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Belgica Mound province: ROV (photogrammetry), ROV multibeam, lander deployment
The annual scientific pilgrimage to the EMSO deep-sea observatory is underway, with the French research vessel L’Atalante steaming southwards from Toulon towards the portion of the Mid-Atlantic Ridge near the Azores.
Research scientists from Ifremer make this journey every year to service the deep-sea observatory instruments and collect data. The EMSO non-cabled multidisciplinary observatory is devoted to the long term integrated study of mid-ocean ridge processes, from the subsea floor to the water column. This year the science team on board also includes scientists from the Institut de Physique du Globe de Paris.
RV L’Atalante left Toulon on 15 May, and will take around 10 days to reach the observatory site. Once there, the team will not only carry out the necessary maintenance tasks on the observatory but will also undertake a range of investigations using other equipment, including Ifremer’s manned submersible Nautile which can dive to 6,000m with three passengers on board.
The data collected during this expedition will feed into iAtlantic’s work on environmental timeseries. The team will also sample mussel larvae and juveniles that will be kept alive onboard for lab experiments back at base to assess the impact of climate change on the behaviour and physiology of mussel juveniles through varying oxygen concentrations.
You can follow the progress of L’Atalante and the team on board via the expedition’s Facebook page at https://www.facebook.com/CampagneMomarsat (en français)
Lampau Canyon: High resolution seabed mapping of the canyon and vertical walls. Postponed to 2021 due to COVID-19 (dates TBC)
The first leg (Aug 4-25) will be dedicated to mapping, and the second (Aug 26-Sep 5) to the deployment of the observatory and hyperspectral imaging
Metal geochemistry meets machine learning: Assessing sedimentary and pore-water rare earth element variability from local to basin scale across the NE Atlantic Ocean (Metal-ML). Working in international waters: Porcupine Abyssal Plain to Mid-Atlantic Rise; sampling on a profile between 48°N 30’ / 12°W and 43°N / 28°W; cruise starts and ends in Emden.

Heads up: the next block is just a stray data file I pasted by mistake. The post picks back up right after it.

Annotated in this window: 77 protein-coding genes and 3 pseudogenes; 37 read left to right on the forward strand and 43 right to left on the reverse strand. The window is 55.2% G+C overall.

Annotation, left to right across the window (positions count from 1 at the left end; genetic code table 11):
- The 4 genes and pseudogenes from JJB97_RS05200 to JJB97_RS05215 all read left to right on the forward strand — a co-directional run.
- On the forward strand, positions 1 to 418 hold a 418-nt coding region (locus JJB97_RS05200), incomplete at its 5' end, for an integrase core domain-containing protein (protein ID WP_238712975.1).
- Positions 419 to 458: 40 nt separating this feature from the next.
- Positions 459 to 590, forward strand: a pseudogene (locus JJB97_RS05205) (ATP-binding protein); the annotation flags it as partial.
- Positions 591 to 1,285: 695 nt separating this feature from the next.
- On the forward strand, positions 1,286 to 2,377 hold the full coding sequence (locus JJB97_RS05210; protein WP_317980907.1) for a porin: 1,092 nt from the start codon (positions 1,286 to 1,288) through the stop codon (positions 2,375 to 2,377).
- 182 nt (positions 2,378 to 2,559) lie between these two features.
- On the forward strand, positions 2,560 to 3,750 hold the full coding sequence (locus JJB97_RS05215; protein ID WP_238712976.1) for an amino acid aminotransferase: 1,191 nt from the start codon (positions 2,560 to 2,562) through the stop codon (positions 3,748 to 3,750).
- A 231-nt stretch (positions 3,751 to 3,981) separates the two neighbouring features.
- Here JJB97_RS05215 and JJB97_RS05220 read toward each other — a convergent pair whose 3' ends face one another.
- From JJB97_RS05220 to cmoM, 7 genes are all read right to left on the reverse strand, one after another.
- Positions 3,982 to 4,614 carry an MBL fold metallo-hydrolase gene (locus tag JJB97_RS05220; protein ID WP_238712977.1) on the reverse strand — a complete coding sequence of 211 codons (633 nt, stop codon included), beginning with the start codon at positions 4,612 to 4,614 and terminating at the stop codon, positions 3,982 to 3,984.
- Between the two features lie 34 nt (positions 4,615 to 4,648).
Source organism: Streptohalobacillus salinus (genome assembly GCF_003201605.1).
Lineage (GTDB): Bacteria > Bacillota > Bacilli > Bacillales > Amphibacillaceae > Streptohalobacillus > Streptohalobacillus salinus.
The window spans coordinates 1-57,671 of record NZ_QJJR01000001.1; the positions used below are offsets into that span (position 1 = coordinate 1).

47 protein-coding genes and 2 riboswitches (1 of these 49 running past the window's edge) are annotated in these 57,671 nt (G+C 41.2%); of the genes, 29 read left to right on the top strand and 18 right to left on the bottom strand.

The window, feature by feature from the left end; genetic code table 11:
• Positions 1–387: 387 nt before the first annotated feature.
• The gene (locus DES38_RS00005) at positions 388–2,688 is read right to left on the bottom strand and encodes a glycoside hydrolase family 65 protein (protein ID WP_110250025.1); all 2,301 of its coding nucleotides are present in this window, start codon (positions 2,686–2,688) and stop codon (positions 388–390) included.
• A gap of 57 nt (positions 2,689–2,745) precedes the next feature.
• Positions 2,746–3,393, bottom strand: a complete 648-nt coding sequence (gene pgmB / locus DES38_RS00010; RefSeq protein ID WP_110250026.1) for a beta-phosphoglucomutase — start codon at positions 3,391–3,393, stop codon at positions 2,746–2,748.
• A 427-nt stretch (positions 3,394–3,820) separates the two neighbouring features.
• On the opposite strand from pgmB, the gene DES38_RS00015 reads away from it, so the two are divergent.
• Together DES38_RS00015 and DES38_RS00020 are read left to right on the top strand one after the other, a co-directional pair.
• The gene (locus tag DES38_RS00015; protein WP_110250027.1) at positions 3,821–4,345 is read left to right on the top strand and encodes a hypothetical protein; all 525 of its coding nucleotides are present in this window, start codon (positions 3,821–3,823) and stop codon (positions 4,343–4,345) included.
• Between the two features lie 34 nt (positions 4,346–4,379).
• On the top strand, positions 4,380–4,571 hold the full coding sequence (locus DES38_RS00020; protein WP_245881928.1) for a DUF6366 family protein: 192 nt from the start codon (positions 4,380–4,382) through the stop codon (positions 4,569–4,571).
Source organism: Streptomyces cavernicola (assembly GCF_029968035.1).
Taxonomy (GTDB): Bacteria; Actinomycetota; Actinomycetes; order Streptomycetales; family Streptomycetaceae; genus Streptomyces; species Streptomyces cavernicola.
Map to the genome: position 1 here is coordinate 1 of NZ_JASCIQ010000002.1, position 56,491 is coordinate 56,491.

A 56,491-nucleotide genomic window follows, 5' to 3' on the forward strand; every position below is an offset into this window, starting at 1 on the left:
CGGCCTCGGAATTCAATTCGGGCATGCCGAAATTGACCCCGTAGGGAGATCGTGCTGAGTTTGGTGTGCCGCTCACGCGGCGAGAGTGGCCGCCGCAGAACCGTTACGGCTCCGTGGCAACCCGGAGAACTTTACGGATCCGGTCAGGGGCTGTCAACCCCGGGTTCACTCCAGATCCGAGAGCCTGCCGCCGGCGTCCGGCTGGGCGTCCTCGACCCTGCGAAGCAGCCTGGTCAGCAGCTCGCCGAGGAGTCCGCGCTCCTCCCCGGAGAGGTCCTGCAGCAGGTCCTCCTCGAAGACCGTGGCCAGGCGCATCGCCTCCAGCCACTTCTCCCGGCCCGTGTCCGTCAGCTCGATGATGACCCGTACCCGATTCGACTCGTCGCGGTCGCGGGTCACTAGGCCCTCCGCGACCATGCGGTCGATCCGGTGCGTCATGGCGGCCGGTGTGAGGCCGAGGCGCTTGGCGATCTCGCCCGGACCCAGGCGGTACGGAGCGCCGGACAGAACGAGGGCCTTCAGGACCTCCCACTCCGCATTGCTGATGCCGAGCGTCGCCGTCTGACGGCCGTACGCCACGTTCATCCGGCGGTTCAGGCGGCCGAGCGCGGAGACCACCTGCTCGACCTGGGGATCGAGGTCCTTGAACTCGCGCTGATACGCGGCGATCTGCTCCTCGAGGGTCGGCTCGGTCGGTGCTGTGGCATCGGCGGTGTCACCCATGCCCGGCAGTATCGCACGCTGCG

A systematic, multi-scale sampling and analysis for geochemistry and seafloor features across the North East Atlantic deep sea. A spatially hierarchical sampling scheme – from local, via regional, to basin-scale – will be applied to map the heterogeneity of benthic geochemical solid-phase and pore-water composition and seafloor substrate types along a transect crossing the NE Atlantic Ocean from the Porcupine Abyssal Plain (PAP) via the Central Western European Basin (CWEB) to the Mid-Atlantic Rise (MAR). At sampling stations, a hierarchical surveying scheme will be employed to acquire data at multiple resolutions and spatial coverage – from km-scale down to cm-scale. Multibeam maps provide the survey area overviews. Towed camera observations link those maps with the meter-scale distribution of benthic habitats and seafloor substrate types. Seafloor sampling with a TV-multicorer will provide point samples for major and trace elements. Basic geochemical composition (nutrients, TOC, trace metals) of the sediment will be measured, followed by a systematic evaluation of REY heterogeneity in sediments and pore waters across the oceanic basin. This includes concentration measurements and comparing shale-normalized patterns from local to basin scale and in relation to topography. Sampling targets the visible seafloor surface as well as depth profiles for the upper ca. 30 cm to identify dominating geochemical processes in the surface sediments.
Machine Learning will be applied at sea and post-cruise to link the separate data domains. First, automated image analysis will be applied at sea to extract quantitative semantic information from OFOS imagery. Secondly, during the evaluation phase, image-derived seafloor characteristics will be linked to cm-scale geochemical surface sampling results. This extrapolates geochemical measurements to meter-scale observations of substrates and habitats. Third, habitat mapping links the automatically computed camera observations with km-scale hydro-acoustics. This allows extrapolating meter-scale observations from images to regional maps. During the cruise, we will conduct the data acquisition and analysis within the framework of current marine digitalisation and research projects. Physical samples will be identified by IGSNs for long-term provenance documentation. Data will be acquired and processed towards complete open-access publication according to workflows developed in the DAM and MareHub working groups. Bathymetry will be acquired to complement the efforts of the iAtlantic project, and the DAM Bathymetry working group and will thus provide input for the GEBCO 2030 project.